December 9, 2023

Best of Somerset House

Screen Shot 2015-10-01 at 10.14.50 AMBest of Somerset House at London Design Festival 2015

By Anki Delfmann From Core77

As a new addition to LDF’s dedicated design hubs in the city, Somerset House made a notable entrance this year as the home to various exhibitions and events, amongst them Ten Designers in the West Wing, and the winners of the competition Powered by Tweets. The spectacular location on the Thames, the broad diversity of exhibitions, and the courtyard as a great lingering place in the glorious weather during the second half the week made Somerset House one of my highlights of this year’s festival.

The grand courtyard of Somerset House with sculptures by Marc Quinn.
Twitter UK and LDF joined forces earlier in the year to create a nationwide design challenge asking participants to either solve a problem or create something beautiful using the power of the social network.

‘#WordWatching’ by Mark Carroll and Alex Willimott.
The challenge the creators of #WordWatching aimed to address was, “How do we keep up with language and how does it evolve?”. They suggested using Twitter to monitor language as it changes over time, shown here by their installation that visualized real-time data of the use of popular new words and acronyms on Twitter.

‘#WordByWord’ by Jeremy Garner, Albert Seleznyov, Dom Fisher, Yvain Granier and Pierre Briffaut.
A completely new way to ‘release’ a book was shown by the project ‘#WordByWord’. Typing out the full text of Alice in Wonderland as soon as the next word in the book was was mentioned somewhere on Twitter, visitors could see Lewis Carroll’s work gradually unfold from a modified typewriter.
It would be interesting to combine #WordWatching and #WordByWord in a few years to see what an overhauled version of the book would look like in modern day Twitter-speak.
A long hallway of Somerset House was occupied by 10 Designers in the Westwing, presenting the work of ten internationally renowned designers invited exclusively for the event.

‘Odyssey’ by Tino Schaedler and Nabil.
Another exploration into the relationship between the physical and virtual worlds, ‘Odyssey’ by Tino Schaedler of Optimist Design and VR director Nabil of United Realities invited visitors to a 90-second immersive journey, launching off from one of the rooms in the Westwing on what looked like a turbine-shaped kiddie ride. The combination of the VR headset, wind, vibrations and a spatial sound system aimed to create a multi-sensory experience to “explore design on a more philosophical level.”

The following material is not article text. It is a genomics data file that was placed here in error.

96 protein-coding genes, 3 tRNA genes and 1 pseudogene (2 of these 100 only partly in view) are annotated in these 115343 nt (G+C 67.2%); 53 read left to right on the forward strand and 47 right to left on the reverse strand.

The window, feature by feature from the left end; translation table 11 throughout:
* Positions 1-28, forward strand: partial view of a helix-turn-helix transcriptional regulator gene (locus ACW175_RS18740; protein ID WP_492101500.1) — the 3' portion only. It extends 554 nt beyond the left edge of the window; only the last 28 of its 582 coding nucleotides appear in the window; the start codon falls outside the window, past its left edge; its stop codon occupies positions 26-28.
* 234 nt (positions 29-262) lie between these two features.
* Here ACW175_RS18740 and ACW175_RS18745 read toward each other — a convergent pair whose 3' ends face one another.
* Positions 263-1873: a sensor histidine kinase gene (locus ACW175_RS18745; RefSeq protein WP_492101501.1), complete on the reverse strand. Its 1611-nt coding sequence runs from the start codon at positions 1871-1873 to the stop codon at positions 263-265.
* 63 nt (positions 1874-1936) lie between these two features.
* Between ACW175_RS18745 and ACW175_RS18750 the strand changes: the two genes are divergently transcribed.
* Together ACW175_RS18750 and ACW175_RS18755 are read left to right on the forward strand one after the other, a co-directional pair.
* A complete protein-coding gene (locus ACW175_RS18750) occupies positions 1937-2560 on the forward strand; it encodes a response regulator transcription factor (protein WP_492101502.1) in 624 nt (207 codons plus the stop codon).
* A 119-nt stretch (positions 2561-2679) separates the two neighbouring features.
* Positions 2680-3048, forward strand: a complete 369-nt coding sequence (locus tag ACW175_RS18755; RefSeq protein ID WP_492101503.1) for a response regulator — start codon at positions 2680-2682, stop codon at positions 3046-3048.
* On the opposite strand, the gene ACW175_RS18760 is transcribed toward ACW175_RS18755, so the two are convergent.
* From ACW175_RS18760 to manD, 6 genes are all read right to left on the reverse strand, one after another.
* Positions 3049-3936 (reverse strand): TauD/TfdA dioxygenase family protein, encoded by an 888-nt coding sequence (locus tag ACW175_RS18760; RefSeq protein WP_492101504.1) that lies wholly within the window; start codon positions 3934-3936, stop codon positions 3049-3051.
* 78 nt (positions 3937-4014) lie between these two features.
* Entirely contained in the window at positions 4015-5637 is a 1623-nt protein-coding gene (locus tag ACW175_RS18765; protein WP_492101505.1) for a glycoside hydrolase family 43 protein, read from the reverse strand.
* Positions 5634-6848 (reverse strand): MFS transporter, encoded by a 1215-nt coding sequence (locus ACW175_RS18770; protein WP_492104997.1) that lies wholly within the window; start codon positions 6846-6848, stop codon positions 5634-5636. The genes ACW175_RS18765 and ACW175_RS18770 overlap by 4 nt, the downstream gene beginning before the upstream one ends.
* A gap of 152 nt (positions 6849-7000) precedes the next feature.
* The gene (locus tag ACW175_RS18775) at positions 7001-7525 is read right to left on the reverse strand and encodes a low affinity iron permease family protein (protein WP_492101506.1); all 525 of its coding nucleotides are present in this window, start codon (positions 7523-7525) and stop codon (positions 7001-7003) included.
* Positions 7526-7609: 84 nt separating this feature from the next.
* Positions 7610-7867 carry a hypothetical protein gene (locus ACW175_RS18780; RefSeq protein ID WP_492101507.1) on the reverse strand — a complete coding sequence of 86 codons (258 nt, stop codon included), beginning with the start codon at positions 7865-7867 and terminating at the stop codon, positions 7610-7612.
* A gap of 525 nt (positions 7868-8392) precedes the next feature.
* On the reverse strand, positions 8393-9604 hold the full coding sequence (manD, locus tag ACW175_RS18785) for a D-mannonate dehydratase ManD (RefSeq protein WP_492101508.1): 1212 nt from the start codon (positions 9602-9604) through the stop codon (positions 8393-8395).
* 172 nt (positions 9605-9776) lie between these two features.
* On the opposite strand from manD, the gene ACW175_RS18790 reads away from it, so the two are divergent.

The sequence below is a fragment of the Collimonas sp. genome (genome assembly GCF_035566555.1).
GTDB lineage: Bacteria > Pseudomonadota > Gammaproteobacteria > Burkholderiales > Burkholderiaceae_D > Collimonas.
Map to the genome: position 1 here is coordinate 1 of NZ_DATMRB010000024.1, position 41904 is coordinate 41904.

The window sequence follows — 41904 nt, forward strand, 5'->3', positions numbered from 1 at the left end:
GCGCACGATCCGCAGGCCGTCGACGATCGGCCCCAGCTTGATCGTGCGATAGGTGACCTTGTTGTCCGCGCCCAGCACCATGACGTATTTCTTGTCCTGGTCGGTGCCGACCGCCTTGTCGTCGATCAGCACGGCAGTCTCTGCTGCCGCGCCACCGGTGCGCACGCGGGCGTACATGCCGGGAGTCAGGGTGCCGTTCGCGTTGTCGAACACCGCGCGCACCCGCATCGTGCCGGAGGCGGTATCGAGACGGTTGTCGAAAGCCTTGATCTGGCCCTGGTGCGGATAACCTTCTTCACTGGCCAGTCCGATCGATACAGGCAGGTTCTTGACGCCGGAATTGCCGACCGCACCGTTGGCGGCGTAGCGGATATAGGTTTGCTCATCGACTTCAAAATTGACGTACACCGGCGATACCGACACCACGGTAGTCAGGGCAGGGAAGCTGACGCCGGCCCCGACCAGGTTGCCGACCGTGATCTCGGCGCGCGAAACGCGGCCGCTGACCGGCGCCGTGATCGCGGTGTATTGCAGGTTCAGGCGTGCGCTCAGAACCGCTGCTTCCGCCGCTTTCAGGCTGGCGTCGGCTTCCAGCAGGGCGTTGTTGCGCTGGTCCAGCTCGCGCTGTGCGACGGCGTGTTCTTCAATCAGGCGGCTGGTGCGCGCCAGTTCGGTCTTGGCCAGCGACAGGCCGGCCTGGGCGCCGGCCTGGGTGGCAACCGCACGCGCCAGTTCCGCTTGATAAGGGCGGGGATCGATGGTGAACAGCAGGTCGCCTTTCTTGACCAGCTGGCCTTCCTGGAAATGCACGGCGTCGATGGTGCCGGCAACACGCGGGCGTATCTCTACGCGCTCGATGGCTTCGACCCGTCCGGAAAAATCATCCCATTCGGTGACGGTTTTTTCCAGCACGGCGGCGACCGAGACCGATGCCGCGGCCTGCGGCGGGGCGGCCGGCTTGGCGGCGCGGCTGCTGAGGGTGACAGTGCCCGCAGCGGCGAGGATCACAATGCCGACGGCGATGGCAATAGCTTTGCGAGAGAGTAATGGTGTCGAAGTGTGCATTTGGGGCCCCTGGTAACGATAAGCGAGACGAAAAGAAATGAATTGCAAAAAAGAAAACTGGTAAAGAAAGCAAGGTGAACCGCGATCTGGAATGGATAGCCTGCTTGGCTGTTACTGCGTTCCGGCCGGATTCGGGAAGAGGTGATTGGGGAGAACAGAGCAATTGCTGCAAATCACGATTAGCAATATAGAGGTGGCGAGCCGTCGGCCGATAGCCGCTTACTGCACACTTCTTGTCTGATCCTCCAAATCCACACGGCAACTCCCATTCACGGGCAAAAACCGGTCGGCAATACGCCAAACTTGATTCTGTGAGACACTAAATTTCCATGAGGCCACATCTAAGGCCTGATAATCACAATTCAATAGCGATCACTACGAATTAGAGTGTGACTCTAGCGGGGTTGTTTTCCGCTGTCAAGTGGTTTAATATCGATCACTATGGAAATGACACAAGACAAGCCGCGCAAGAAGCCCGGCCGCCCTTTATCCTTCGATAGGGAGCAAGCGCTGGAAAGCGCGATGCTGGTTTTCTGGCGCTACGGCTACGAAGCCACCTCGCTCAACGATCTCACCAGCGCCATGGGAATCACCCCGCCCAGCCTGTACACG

‘MUO’ by Ross Lovegrove for KEF.
Ross Lovegrove teamed up with KEF to develop ‘MUO’, a wireless speaker system which features a strong molded internal enclosure and external aluminum shell to eliminate unwanted cabinet vibration. The installation showed the exploration of small batch color variants for the aluminum casings.

‘Nest Shelf’ by Nendo.
‘Nest Shelf’ by Japanese company Nendo had many visitors (including me) looking two or three times at the plaque explaining how it works. At first sight it simply was not visible that the three shelf units on display were actually all the same unit but set up in different states. A clever sandwiching of materials allows the shelf to be collapsed from 1300mm width to 650mm width according to different needs, without any of the mechanism immediately visible when collapsed. While the vertical sections are made from carbon fibre, the horizontal elements are an aramid fibre honeycomb and carbon fibre sandwich, and all elements are coated in a larch veneer.

Sketch showing how a second shelf seemingly grows out of the base shelf.
A favorite amongst visitors at Somerset House—especially for the younger ones—was ‘The Wave’ by Alex Rasmussen for Neal Feay, filling a whole room at Somerset House.

Young festival visitors enjoyed climbing and sliding on the installation by Neal feay.
The Santa Barbara-based inventors of the process for multi-colored anodizing are constantly looking for new uses for their material, so they set out to recreate their favorite surf wave outside of Santa Cruz for the festival.

The modular structure made from 650 panels only took three weeks to develop, and was shipped to London in standard Fedex boxes.

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